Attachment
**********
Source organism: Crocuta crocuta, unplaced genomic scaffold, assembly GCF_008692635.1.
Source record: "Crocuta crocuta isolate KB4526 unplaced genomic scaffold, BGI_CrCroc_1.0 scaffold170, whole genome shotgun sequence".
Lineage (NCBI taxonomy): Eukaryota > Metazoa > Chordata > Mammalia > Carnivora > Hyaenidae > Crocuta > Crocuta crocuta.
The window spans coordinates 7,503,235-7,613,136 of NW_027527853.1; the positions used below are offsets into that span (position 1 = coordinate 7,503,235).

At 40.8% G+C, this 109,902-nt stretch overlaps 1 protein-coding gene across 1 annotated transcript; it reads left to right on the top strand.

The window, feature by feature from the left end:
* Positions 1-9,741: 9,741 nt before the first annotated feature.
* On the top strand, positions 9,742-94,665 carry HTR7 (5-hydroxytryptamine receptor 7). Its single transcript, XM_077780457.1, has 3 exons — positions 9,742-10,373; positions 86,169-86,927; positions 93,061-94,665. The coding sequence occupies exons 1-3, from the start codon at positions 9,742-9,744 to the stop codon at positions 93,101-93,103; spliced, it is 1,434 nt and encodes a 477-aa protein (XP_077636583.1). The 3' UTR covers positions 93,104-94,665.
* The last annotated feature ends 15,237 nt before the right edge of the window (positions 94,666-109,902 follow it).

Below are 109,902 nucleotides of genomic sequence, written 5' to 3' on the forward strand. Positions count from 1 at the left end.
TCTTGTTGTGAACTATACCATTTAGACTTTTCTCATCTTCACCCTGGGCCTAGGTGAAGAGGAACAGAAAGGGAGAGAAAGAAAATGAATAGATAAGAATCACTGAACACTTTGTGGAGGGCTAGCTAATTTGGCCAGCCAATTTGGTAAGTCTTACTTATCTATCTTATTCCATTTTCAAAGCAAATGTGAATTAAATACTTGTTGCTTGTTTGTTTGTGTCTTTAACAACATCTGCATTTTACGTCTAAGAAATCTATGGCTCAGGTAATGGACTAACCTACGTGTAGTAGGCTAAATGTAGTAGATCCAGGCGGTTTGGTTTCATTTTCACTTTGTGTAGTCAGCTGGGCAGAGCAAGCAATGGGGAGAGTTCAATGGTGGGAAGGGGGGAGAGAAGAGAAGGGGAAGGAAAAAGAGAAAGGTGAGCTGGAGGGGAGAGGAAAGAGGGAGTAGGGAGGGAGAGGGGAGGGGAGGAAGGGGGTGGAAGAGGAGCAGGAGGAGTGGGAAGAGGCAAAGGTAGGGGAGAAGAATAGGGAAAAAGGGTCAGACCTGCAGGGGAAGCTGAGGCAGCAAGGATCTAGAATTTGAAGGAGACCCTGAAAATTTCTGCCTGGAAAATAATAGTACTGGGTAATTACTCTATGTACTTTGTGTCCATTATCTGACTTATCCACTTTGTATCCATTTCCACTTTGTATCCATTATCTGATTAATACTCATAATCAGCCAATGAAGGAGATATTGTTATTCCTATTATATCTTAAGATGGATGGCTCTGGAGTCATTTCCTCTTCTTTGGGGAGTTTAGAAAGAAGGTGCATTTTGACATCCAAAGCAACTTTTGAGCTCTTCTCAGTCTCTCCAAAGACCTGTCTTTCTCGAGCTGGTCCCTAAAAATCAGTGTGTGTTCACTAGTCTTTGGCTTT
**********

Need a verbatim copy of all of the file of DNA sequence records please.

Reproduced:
Source organism: Crocuta crocuta, unplaced genomic scaffold, assembly GCF_008692635.1.
Source record: "Crocuta crocuta isolate KB4526 unplaced genomic scaffold, BGI_CrCroc_1.0 scaffold170, whole genome shotgun sequence".
Lineage (NCBI taxonomy): Eukaryota > Metazoa > Chordata > Mammalia > Carnivora > Hyaenidae > Crocuta > Crocuta crocuta.
The window spans coordinates 7,503,235-7,613,136 of NW_027527853.1; the positions used below are offsets into that span (position 1 = coordinate 7,503,235).

At 40.8% G+C, this 109,902-nt stretch overlaps 1 protein-coding gene across 1 annotated transcript; it reads left to right on the top strand.

The window, feature by feature from the left end:
* Positions 1-9,741: 9,741 nt before the first annotated feature.
* On the top strand, positions 9,742-94,665 carry HTR7 (5-hydroxytryptamine receptor 7). Its single transcript, XM_077780457.1, has 3 exons — positions 9,742-10,373; positions 86,169-86,927; positions 93,061-94,665. The coding sequence occupies exons 1-3, from the start codon at positions 9,742-9,744 to the stop codon at positions 93,101-93,103; spliced, it is 1,434 nt and encodes a 477-aa protein (XP_077636583.1). The 3' UTR covers positions 93,104-94,665.
* The last annotated feature ends 15,237 nt before the right edge of the window (positions 94,666-109,902 follow it).

Below are 109,902 nucleotides of genomic sequence, written 5' to 3' on the forward strand. Positions count from 1 at the left end.
TCTTGTTGTGAACTATACCATTTAGACTTTTCTCATCTTCACCCTGGGCCTAGGTGAAGAGGAACAGAAAGGGAGAGAAAGAAAATGAATAGATAAGAATCACTGAACACTTTGTGGAGGGCTAGCTAATTTGGCCAGCCAATTTGGTAAGTCTTACTTATCTATCTTATTCCATTTTCAAAGCAAATGTGAATTAAATACTTGTTGCTTGTTTGTTTGTGTCTTTAACAACATCTGCATTTTACGTCTAAGAAATCTATGGCTCAGGTAATGGACTAACCTACGTGTAGTAGGCTAAATGTAGTAGATCCAGGCGGTTTGGTTTCATTTTCACTTTGTGTAGTCAGCTGGGCAGAGCAAGCAATGGGGAGAGTTCAATGGTGGGAAGGGGGGAGAGAAGAGAAGGGGAAGGAAAAAGAGAAAGGTGAGCTGGAGGGGAGAGGAAAGAGGGAGTAGGGAGGGAGAGGGGAGGGGAGGAAGGGGGTGGAAGAGGAGCAGGAGGAGTGGGAAGAGGCAAAGGTAGGGGAGAAGAATAGGGAAAAAGGGTCAGACCTGCAGGGGAAGCTGAGGCAGCAAGGATCTAGAATTTGAAGGAGACCCTGAAAATTTCTGCCTGGAAAATAATAGTACTGGGTAATTACTCTATGTACTTTGTGTCCATTATCTGACTTATCCACTTTGTATCCATTTCCACTTTGTATCCATTATCTGATTAATACTCATAATCAGCCAATGAAGGAGATATTGTTATTCCTATTATATCTTAAGATGGATGGCTCTGGAGTCATTTCCTCTTCTTTGGGGAGTTTAGAAAGAAGGTGCATTTTGACATCCAAAGCAACTTTTGAGCTCTTCTCAGTCTCTCCAAAGACCTGTCTTTCTCGAGCTGGTCCCTAAAAATCAGTGTGTGTTCACTAGTCTTTGGCTTT